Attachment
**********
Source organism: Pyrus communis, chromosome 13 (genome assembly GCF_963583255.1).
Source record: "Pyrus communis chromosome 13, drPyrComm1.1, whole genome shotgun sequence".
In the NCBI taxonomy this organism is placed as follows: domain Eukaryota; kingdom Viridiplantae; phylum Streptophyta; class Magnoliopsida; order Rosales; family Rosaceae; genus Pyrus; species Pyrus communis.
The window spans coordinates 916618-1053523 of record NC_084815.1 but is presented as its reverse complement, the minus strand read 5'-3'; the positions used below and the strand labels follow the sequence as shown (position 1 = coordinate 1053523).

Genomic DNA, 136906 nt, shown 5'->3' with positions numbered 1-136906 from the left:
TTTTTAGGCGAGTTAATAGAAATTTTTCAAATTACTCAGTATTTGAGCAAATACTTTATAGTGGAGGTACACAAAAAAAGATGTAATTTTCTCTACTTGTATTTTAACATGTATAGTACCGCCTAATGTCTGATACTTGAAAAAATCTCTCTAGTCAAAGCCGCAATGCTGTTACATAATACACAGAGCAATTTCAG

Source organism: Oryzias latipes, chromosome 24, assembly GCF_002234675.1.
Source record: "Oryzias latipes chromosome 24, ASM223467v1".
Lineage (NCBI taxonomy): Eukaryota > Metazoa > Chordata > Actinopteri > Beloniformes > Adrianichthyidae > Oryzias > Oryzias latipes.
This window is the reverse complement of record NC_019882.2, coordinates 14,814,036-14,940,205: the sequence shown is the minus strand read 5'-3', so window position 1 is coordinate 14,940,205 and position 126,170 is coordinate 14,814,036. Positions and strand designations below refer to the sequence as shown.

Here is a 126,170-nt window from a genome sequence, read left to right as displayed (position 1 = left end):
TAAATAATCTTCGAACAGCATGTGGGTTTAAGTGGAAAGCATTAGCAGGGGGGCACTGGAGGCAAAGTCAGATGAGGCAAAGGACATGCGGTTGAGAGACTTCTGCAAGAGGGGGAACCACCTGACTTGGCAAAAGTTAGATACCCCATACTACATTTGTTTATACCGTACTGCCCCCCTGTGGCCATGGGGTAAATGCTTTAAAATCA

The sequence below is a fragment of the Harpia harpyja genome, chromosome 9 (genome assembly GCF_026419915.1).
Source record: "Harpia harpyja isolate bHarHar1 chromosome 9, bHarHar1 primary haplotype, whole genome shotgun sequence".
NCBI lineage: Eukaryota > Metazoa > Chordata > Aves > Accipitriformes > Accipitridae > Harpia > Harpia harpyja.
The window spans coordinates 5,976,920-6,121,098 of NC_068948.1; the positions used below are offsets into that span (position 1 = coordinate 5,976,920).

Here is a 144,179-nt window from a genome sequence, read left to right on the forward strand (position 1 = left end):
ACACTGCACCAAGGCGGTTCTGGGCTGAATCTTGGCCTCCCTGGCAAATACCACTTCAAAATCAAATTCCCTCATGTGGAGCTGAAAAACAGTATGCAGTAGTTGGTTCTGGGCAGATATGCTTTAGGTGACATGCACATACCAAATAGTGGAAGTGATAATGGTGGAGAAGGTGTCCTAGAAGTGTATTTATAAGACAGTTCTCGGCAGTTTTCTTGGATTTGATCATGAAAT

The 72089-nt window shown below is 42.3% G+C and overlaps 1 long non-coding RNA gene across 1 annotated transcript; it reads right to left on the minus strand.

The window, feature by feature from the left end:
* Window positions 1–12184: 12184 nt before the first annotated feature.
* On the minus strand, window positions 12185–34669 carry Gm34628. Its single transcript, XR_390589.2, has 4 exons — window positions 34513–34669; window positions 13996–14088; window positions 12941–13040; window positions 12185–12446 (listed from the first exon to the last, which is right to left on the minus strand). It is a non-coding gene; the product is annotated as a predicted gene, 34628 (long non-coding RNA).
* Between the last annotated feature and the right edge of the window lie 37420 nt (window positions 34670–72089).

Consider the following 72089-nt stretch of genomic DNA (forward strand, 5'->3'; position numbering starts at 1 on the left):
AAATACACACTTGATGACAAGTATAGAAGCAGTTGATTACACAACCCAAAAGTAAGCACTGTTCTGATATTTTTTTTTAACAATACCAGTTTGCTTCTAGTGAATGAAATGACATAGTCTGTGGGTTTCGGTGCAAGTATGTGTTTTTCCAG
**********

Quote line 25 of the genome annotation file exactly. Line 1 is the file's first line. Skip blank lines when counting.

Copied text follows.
AAATACACACTTGATGACAAGTATAGAAGCAGTTGATTACACAACCCAAAAGTAAGCACTGTTCTGATATTTTTTTTTAACAATACCAGTTTGCTTCTAGTGAATGAAATGACATAGTCTGTGGGTTTCGGTGCAAGTATGTGTTTTTCCAG